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Tri-State Area Residents With Loved Ones In The Middle East Terrified As Violence Continues To Escalate

NEW YORK (CBSNewYork) -- The violence happening in the Middle East has been very unsettling for those who have loved ones there.

CBS2's Hazel Sanchez spoke to some local families who say this terrifying feeling of uncertainty is all too familiar.

As hostilities between Palestinian militants and the Israeli army continue to escalate, the relatively quiet streets of New York bring no comfort to those worrying about loved ones trying to survive the violence.

Nerdeen Kiswani, the 26-year-old founder of Within Our Lifetime In Palestine, has barely slept.

"My father's entire extended family is there," she said.

She's been overwhelmed with concern about her family living near the air strikes.

"Just two weeks ago in my village, cars and trees were set on fire, with racist graffiti, you know, put all over our village that says 'Death to Arabs.' So I'm worried about my family who live there," she said.

It's a shared concern for Rabbi David Zwiebel with Agudath Israel Of America, whose children and grandchildren live in Israel and are constantly rattled by sirens warning of an incoming missiles.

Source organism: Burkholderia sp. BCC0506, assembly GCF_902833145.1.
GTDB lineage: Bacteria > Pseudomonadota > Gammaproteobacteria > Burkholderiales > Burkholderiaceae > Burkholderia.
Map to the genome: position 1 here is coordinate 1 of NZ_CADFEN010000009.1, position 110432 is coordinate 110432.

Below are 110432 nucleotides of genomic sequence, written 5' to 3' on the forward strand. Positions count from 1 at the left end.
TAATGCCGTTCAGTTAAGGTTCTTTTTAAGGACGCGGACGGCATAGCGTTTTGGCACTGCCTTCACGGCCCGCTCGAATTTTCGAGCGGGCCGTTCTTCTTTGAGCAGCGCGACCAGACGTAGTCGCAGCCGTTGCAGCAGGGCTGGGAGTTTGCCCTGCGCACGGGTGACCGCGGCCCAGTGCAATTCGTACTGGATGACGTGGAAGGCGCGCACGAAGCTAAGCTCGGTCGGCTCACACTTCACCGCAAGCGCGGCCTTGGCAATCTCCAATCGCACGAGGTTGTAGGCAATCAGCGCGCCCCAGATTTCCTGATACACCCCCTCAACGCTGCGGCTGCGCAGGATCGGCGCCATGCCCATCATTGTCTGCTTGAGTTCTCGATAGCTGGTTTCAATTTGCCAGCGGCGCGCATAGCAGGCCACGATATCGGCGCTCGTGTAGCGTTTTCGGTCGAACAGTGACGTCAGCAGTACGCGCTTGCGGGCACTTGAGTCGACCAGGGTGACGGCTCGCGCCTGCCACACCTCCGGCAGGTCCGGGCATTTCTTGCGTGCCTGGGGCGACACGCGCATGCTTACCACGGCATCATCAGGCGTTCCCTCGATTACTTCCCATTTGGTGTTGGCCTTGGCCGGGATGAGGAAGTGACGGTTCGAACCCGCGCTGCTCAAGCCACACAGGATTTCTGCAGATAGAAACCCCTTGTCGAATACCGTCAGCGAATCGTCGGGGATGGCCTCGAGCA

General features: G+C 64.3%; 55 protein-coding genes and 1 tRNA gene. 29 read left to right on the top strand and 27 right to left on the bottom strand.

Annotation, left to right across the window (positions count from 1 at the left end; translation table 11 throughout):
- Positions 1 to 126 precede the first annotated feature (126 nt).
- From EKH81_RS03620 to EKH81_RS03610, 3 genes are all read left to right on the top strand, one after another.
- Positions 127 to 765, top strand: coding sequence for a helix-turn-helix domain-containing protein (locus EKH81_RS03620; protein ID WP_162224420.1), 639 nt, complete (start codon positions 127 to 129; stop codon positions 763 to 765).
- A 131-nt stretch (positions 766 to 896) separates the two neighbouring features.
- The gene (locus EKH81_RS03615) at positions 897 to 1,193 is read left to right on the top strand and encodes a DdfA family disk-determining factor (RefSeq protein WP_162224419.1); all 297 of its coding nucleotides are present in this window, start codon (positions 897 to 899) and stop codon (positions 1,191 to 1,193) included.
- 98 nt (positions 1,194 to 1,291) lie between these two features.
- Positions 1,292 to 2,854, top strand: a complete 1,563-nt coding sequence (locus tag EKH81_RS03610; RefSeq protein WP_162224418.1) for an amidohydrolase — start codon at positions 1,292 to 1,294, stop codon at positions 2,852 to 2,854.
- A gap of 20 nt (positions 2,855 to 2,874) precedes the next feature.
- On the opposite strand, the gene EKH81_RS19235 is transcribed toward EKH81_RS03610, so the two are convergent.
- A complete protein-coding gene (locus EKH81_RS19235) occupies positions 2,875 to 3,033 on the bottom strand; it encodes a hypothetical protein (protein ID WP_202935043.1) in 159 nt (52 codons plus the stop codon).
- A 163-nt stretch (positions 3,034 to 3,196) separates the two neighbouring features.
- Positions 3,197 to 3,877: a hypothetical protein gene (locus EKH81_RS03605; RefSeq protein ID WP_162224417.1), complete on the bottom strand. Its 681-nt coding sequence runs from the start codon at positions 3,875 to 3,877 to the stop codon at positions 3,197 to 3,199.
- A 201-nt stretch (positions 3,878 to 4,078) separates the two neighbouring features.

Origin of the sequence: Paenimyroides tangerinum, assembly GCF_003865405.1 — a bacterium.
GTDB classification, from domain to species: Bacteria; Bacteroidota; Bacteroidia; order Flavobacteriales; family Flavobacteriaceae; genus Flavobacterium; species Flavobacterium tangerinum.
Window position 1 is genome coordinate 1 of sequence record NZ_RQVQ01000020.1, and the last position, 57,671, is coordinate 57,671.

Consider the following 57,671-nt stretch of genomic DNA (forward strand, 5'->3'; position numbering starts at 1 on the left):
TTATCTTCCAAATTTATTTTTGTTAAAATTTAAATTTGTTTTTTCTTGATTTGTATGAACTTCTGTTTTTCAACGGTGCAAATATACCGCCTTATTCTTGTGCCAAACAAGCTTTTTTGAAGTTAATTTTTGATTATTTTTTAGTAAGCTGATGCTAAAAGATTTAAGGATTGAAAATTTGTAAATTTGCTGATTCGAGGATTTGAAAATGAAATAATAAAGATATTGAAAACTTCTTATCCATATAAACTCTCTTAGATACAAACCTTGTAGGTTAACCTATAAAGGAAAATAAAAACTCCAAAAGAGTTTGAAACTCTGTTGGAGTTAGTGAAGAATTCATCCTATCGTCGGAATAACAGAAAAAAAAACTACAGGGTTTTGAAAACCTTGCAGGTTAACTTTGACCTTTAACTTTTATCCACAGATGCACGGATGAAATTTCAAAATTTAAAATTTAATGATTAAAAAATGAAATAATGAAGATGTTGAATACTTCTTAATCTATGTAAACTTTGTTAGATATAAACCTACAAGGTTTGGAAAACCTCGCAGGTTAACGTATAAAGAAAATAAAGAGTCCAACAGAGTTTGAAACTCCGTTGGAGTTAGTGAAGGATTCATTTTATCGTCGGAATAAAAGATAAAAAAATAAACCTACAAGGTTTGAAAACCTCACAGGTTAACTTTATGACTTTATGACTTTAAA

"In certain ways, we're more nervous here, long distance, than they are right there on the spot. And they say, 'Don't worry, don't worry. It's all gonna be good.' But we worry, you know," he said.

The loss of life has many local leaders in Jewish, Muslim and Arab communities yearning for peace.

"I do have hope because I think that the people are getting fed up with this," said Malcolm Hoenlein, with Conference of Presidents of Major American Jewish Organizations. "We want peace for everybody. We don't want loss of life on any side. But we gotta make sure that the firefighter and the arsonist are not equated."

"It's heartbreaking," said Kanaan Wassim, with New Jersey American Muslims for Palestine. "Palestinian people are a people who will not just roll over, who will resist and are entitled to resist oppression and occupation. And we believe despite the feeling of helplessness, there is a feeling of hope."

With their hands tied here, many feel their voices of protest are all they have to help end the violence. Rallies in New York and New Jersey are planned for this weekend.

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